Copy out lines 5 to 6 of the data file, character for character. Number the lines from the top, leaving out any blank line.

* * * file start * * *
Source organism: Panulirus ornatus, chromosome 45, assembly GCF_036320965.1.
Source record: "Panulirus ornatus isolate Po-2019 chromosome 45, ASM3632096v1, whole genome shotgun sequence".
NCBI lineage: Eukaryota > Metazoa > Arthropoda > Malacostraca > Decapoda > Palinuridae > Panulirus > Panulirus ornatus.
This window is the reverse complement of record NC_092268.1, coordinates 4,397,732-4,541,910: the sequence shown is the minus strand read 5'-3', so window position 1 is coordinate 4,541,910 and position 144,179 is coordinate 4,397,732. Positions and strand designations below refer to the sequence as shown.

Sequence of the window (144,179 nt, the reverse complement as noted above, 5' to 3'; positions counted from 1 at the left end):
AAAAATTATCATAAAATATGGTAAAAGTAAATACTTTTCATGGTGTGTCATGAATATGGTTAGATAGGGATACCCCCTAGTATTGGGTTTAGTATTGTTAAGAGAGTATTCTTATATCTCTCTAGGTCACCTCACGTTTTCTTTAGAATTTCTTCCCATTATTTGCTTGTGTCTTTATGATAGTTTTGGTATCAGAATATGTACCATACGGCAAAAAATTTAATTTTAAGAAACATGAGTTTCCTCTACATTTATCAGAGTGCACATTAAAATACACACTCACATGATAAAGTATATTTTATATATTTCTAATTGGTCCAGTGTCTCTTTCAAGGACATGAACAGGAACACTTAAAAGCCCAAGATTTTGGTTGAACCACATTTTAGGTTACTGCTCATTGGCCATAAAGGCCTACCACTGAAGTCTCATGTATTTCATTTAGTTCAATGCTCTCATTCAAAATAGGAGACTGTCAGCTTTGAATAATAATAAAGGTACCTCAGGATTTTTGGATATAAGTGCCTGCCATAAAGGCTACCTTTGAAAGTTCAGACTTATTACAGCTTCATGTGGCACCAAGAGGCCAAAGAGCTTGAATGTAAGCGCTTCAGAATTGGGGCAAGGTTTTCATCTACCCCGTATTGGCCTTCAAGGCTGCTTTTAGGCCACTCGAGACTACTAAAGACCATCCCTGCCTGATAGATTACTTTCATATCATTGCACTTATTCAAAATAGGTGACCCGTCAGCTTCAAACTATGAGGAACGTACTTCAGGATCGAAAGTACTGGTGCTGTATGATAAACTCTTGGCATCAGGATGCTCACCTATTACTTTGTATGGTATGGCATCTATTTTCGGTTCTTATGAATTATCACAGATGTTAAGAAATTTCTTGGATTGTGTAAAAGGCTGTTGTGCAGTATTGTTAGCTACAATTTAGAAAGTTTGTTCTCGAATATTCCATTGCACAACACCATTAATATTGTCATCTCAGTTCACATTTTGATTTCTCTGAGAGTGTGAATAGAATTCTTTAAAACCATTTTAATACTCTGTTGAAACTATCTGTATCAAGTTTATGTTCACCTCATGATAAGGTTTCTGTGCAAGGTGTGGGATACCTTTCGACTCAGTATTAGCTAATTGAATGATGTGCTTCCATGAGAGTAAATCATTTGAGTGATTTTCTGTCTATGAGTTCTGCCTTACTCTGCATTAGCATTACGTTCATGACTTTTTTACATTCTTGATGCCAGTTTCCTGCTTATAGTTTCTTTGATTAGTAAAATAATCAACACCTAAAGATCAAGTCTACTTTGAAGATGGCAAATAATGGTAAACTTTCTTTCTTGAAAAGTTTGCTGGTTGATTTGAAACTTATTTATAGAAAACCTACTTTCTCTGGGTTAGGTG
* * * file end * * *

Sequence of the window (144,179 nt, the reverse complement as noted above, 5' to 3'; positions counted from 1 at the left end):
AAAAATTATCATAAAATATGGTAAAAGTAAATACTTTTCATGGTGTGTCATGAATATGGTTAGATAGGGATACCCCCTAGTATTGGGTTTAGTATTGTTAAGAGAGTATTCTTATATCTCTCTAGGTCACCTCACGTTTTCTTTAGAATTTCTTCCCATTATTTGCTTGTGTCTTTATGATAGTTTTGGTATCAGAATATGTACCATACGGCAAAAAATTTAATTTTAAGAAACATGAGTTTCCTCTACATTTATCAGAGTGCACATTAAAATACACACTCACATGATAAAGTATATTTTATATATTTCTAATTGGTCCAGTGTCTCTTTCAAGGACATGAACAGGAACACTTAAAAGCCCAAGATTTTGGTTGAACCACATTTTAGGTTACTGCTCATTGGCCATAAAGGCCTACCACTGAAGTCTCATGTATTTCATTTAGTTCAATGCTCTCATTCAAAATAGGAGACTGTCAGCTTTGAATAATAATAAAGGTACCTCAGGATTTTTGGATATAAGTGCCTGCCATAAAGGCTACCTTTGAAAGTTCAGACTTATTACAGCTTCATGTGGCACCAAGAGGCCAAAGAGCTTGAATGTAAGCGCTTCAGAATTGGGGCAAGGTTTTCATCTACCCCGTATTGGCCTTCAAGGCTGCTTTTAGGCCACTCGAGACTACTAAAGACCATCCCTGCCTGATAGATTACTTTCATATCATTGCACTTATTCAAAATAGGTGACCCGTCAGCTTCAAACTATGAGGAACGTACTTCAGGATCGAAAGTACTGGTGCTGTATGATAAACTCTTGGCATCAGGATGCTCACCTATTACTTTGTATGGTATGGCATCTATTTTCGGTTCTTATGAATTATCACAGATGTTAAGAAATTTCTTGGATTGTGTAAAAGGCTGTTGTGCAGTATTGTTAGCTACAATTTAGAAAGTTTGTTCTCGAATATTCCATTGCACAACACCATTAATATTGTCATCTCAGTTCACATTTTGATTTCTCTGAGAGTGTGAATAGAATTCTTTAAAACCATTTTAATACTCTGTTGAAACTATCTGTATCAAGTTTATGTTCACCTCATGATAAGGTTTCTGTGCAAGGTGTGGGATACCTTTCGACTCAGTATTAGCTAATTGAATGATGTGCTTCCATGAGAGTAAATCATTTGAGTGATTTTCTGTCTATGAGTTCTGCCTTACTCTGCATTAGCATTACGTTCATGACTTTTTTACATTCTTGATGCCAGTTTCCTGCTTATAGTTTCTTTGATTAGTAAAATAATCAACACCTAAAGATCAAGTCTACTTTGAAGATGGCAAATAATGGTAAACTTTCTTTCTTGAAAAGTTTGCTGGTTGATTTGAAACTTATTTATAGAAAACCTACTTTCTCTGGGTTAGGTG